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RDP protocol TLS1.1 Support

    Question

  • Hello, I have a question:

    does RDP protocol supports TLS 1.1. I did find similar question for TLS 1.2:

    http://social.technet.microsoft.com/Forums/en/winserverTS/thread/e308a2ac-2443-4a24-abc7-fab6079fac86

    Thursday, December 22, 2011 6:23 PM

Answers

  • No it doesn't. I posted that question having tried to configure both protocol versions without success to confirm my results (and to make sure there was not a reg entry I was missing). RDC client will not send anything higher than TLS1.0 and the server will not accept TLS.1.1 or TLS1.2 (if you send it client hellos with TLS1.2 in the header it just responds with TLS1.0). If you disable TLS1.0 and below you cannot connect. By the way if you are asking due to the recent BEAST ruckus, then be aware that the attack requires a web browser based script to inject plaintext. It's really a rehash of the decade old CBC attack but utilising subtle breaches in browser single origin SSL policy. So more PR than practical exploit (XSS attacks would probably be possible in most instances where BEAST could work). In any case not really an issue for RDP and other protocols, but it would still be nice to see a TLS1.1/1.2 Update for RDP...
    • Proposed as answer by HackedOffAdmin Sunday, January 22, 2012 2:02 PM
    • Edited by HackedOffAdmin Sunday, January 22, 2012 2:21 PM
    • Marked as answer by Vasily K Monday, January 23, 2012 5:36 PM
    Sunday, January 22, 2012 1:58 PM

All replies

  • Hi,

     

    In my experience, so far, RDP supports TLS 1.0.

     

    SSL (TLS 1.0):
    SSL (TLS 1.0) will be used for server authentication and for encrypting all data transferred between the server and the client.

     

    A certificate is needed to authenticate an RD Session Host server when SSL (TLS 1.0) is used to secure communication between a client and an RD Session Host server during RDP connections.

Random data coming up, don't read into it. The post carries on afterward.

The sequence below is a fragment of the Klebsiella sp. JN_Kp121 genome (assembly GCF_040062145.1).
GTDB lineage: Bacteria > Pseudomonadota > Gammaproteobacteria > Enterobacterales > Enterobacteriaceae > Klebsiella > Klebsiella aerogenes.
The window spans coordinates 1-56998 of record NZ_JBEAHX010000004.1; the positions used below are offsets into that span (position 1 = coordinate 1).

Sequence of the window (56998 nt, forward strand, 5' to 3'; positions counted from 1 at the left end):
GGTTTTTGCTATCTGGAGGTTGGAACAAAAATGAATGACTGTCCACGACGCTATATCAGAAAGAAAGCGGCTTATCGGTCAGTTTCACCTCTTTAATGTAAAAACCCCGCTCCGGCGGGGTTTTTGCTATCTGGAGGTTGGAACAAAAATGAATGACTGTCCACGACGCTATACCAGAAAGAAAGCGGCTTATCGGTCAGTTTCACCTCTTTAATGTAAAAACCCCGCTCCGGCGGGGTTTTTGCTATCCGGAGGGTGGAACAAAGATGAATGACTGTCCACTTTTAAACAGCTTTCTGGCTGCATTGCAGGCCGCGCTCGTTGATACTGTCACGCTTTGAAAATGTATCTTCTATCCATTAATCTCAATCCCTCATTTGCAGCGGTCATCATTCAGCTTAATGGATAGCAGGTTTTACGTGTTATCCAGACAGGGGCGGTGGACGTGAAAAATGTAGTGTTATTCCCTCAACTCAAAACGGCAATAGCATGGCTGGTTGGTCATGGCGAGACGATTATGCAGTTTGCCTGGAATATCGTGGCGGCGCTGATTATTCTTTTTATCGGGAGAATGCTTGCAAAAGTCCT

By default, Remote Desktop connections are encrypted at the highest level of security available (128-bit). However, some older versions of the Remote Desktop Connection client application do not support this high level of encryption. If a high level of encryption is needed to support legacy clients, the encryption level of the connection can be configured to send and receive data at the highest encryption level supported by the client. There are four levels of encryption available:

    · Low Data sent from the client to the server is encrypted using 56-bit encryption. Data sent from the server to the client is not encrypted.

    · Client Compatible Encrypts client/server communication at the maximum key strength supported by the client. Use this level when the terminal server is running in an environment containing mixed or legacy clients. This is the default encryption level.

    · High Encrypts client/server communication using 128-bit encryption. Use this level when the clients accessing the terminal server also support 128-bit encryption. When encryption is set at this level, clients that do not support this level of encryption will not be able to connect.

    · FIPS Compliant All client/server communication is encrypted and decrypted with the Federal Information Processing Standards (FIPS) encryption algorithms. FIPS 140-1 (1994) and its successor, FIPS 140-2 (2001), describe U.S. government requirements for encryption.

     

    More information:

    Support for SSL/TLS protocols on Windows

    http://blogs.msdn.com/b/kaushal/archive/2011/10/02/support-for-ssl-tls-protocols-on-windows.aspx

     

     


    Technology changes life……
    Monday, December 26, 2011 10:18 AM
    Moderator
  • My question was specifically about TLS 1.1 and TLS 1.2 support by RDP, I know that tls 1.0 is supported.
    Wednesday, January 18, 2012 1:14 PM